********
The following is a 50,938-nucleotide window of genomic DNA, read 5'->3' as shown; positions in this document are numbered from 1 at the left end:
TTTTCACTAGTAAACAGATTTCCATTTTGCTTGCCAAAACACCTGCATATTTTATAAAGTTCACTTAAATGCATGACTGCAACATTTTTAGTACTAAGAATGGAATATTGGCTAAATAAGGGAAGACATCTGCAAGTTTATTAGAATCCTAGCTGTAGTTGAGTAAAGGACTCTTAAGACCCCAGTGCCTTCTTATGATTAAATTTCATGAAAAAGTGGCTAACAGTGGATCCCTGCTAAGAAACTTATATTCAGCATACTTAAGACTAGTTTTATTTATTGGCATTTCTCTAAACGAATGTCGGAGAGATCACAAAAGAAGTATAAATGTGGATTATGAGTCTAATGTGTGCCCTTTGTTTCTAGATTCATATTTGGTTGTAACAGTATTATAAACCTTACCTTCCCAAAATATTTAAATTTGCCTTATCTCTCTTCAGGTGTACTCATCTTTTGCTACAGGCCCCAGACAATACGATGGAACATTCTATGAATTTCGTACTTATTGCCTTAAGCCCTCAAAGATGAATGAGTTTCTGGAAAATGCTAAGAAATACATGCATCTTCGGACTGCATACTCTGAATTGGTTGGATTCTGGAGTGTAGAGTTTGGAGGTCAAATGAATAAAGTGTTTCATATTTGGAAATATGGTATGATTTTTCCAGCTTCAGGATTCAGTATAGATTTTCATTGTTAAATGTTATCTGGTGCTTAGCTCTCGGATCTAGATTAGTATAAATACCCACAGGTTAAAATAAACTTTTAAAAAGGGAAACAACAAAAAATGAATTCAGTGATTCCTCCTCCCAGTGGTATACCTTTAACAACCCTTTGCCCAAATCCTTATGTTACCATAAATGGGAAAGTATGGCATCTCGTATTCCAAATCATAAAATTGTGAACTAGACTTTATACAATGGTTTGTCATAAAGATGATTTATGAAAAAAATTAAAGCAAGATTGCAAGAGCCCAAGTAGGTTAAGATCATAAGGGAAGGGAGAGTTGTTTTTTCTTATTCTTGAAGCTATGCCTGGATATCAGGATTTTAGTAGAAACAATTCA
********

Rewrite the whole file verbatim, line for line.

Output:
The following is a 50,938-nucleotide window of genomic DNA, read 5'->3' as shown; positions in this document are numbered from 1 at the left end:
TTTTCACTAGTAAACAGATTTCCATTTTGCTTGCCAAAACACCTGCATATTTTATAAAGTTCACTTAAATGCATGACTGCAACATTTTTAGTACTAAGAATGGAATATTGGCTAAATAAGGGAAGACATCTGCAAGTTTATTAGAATCCTAGCTGTAGTTGAGTAAAGGACTCTTAAGACCCCAGTGCCTTCTTATGATTAAATTTCATGAAAAAGTGGCTAACAGTGGATCCCTGCTAAGAAACTTATATTCAGCATACTTAAGACTAGTTTTATTTATTGGCATTTCTCTAAACGAATGTCGGAGAGATCACAAAAGAAGTATAAATGTGGATTATGAGTCTAATGTGTGCCCTTTGTTTCTAGATTCATATTTGGTTGTAACAGTATTATAAACCTTACCTTCCCAAAATATTTAAATTTGCCTTATCTCTCTTCAGGTGTACTCATCTTTTGCTACAGGCCCCAGACAATACGATGGAACATTCTATGAATTTCGTACTTATTGCCTTAAGCCCTCAAAGATGAATGAGTTTCTGGAAAATGCTAAGAAATACATGCATCTTCGGACTGCATACTCTGAATTGGTTGGATTCTGGAGTGTAGAGTTTGGAGGTCAAATGAATAAAGTGTTTCATATTTGGAAATATGGTATGATTTTTCCAGCTTCAGGATTCAGTATAGATTTTCATTGTTAAATGTTATCTGGTGCTTAGCTCTCGGATCTAGATTAGTATAAATACCCACAGGTTAAAATAAACTTTTAAAAAGGGAAACAACAAAAAATGAATTCAGTGATTCCTCCTCCCAGTGGTATACCTTTAACAACCCTTTGCCCAAATCCTTATGTTACCATAAATGGGAAAGTATGGCATCTCGTATTCCAAATCATAAAATTGTGAACTAGACTTTATACAATGGTTTGTCATAAAGATGATTTATGAAAAAAATTAAAGCAAGATTGCAAGAGCCCAAGTAGGTTAAGATCATAAGGGAAGGGAGAGTTGTTTTTTCTTATTCTTGAAGCTATGCCTGGATATCAGGATTTTAGTAGAAACAATTCA